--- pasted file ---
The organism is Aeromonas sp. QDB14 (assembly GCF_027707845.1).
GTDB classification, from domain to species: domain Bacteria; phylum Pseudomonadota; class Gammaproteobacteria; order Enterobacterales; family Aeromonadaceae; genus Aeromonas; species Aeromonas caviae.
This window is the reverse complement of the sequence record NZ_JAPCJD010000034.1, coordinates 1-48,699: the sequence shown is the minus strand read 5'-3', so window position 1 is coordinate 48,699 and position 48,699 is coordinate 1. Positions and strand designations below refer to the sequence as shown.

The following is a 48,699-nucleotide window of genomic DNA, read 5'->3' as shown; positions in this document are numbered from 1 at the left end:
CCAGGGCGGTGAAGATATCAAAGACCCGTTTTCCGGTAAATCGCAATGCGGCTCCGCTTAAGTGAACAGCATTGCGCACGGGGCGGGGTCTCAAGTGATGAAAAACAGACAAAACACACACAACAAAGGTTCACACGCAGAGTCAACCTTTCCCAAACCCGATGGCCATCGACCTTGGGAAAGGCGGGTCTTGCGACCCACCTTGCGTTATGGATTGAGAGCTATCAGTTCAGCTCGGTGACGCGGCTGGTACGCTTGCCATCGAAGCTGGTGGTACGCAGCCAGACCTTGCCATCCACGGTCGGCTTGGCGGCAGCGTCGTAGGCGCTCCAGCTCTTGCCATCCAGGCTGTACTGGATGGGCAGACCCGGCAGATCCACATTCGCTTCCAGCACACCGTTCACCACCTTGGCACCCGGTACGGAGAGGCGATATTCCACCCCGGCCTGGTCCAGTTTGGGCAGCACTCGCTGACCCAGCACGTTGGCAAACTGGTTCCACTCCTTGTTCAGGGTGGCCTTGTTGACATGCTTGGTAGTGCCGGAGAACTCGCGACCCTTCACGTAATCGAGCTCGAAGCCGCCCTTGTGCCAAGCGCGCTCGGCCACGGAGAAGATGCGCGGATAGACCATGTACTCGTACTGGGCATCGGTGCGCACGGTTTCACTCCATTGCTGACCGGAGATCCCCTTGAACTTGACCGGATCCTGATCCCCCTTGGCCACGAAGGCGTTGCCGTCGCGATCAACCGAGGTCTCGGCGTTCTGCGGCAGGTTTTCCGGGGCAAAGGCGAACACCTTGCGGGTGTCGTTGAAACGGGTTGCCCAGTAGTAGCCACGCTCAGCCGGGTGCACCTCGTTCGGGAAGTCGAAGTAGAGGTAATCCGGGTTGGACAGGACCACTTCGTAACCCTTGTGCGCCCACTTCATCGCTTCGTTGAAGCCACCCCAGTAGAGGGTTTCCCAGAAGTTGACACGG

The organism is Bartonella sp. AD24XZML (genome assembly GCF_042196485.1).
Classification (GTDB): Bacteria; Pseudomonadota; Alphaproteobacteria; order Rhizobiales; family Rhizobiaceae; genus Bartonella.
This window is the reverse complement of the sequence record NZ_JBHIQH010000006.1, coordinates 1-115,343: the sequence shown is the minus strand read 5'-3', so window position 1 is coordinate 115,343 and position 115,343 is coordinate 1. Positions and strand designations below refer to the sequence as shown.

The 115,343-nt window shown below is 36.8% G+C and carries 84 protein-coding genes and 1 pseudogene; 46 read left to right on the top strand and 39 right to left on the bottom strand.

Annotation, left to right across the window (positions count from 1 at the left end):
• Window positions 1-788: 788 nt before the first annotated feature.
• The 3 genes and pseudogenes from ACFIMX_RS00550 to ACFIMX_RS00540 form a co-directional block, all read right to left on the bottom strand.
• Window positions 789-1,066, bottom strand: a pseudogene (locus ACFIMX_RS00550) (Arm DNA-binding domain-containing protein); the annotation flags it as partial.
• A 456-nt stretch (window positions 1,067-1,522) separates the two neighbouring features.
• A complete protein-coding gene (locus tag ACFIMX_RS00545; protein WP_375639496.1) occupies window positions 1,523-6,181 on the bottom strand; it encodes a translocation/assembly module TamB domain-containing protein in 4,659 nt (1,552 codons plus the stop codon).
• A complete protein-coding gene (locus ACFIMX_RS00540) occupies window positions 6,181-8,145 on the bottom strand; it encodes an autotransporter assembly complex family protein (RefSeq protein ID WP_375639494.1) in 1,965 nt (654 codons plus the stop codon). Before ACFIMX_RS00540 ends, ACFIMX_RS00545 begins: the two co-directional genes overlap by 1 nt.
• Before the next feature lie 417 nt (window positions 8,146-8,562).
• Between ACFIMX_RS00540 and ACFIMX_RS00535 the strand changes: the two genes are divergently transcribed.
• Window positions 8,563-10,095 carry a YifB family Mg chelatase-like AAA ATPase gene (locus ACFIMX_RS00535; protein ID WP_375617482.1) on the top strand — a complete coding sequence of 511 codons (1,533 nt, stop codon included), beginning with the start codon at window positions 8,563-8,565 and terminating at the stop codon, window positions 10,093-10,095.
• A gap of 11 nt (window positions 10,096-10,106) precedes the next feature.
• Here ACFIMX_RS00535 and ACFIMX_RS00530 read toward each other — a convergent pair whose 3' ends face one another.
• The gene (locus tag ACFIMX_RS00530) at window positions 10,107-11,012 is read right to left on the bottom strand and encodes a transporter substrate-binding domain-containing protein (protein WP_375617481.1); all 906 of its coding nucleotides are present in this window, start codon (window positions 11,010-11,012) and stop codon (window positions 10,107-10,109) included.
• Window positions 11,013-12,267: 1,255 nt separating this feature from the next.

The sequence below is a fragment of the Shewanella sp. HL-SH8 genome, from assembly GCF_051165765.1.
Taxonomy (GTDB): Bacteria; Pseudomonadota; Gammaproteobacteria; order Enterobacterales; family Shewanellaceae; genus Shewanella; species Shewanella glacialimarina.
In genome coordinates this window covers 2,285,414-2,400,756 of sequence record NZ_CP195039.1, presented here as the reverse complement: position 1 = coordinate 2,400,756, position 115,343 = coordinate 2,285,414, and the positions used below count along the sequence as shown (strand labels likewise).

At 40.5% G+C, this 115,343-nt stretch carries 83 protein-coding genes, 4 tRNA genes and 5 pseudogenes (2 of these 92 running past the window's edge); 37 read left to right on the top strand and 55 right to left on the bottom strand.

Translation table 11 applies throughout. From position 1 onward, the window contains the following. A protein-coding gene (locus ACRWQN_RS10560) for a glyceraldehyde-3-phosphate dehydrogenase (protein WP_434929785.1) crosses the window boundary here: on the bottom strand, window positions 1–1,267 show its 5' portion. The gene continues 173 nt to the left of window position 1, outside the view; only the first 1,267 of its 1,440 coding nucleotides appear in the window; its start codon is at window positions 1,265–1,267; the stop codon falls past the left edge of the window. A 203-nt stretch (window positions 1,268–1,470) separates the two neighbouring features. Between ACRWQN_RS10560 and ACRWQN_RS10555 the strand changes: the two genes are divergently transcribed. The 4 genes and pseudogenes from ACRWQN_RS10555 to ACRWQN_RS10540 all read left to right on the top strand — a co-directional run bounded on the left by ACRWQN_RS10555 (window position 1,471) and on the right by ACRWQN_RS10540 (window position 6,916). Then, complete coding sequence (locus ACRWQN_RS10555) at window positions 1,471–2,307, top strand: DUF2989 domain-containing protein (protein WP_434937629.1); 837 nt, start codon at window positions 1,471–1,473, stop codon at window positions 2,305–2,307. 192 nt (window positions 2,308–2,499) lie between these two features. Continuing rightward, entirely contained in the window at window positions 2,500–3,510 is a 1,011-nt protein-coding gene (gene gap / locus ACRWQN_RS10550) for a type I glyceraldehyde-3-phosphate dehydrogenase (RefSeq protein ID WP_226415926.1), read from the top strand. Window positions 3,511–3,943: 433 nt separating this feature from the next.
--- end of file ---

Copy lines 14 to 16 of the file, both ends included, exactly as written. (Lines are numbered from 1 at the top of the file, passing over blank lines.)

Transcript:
• A 456-nt stretch (window positions 1,067-1,522) separates the two neighbouring features.
• A complete protein-coding gene (locus tag ACFIMX_RS00545; protein WP_375639496.1) occupies window positions 1,523-6,181 on the bottom strand; it encodes a translocation/assembly module TamB domain-containing protein in 4,659 nt (1,552 codons plus the stop codon).
• A complete protein-coding gene (locus ACFIMX_RS00540) occupies window positions 6,181-8,145 on the bottom strand; it encodes an autotransporter assembly complex family protein (RefSeq protein ID WP_375639494.1) in 1,965 nt (654 codons plus the stop codon). Before ACFIMX_RS00540 ends, ACFIMX_RS00545 begins: the two co-directional genes overlap by 1 nt.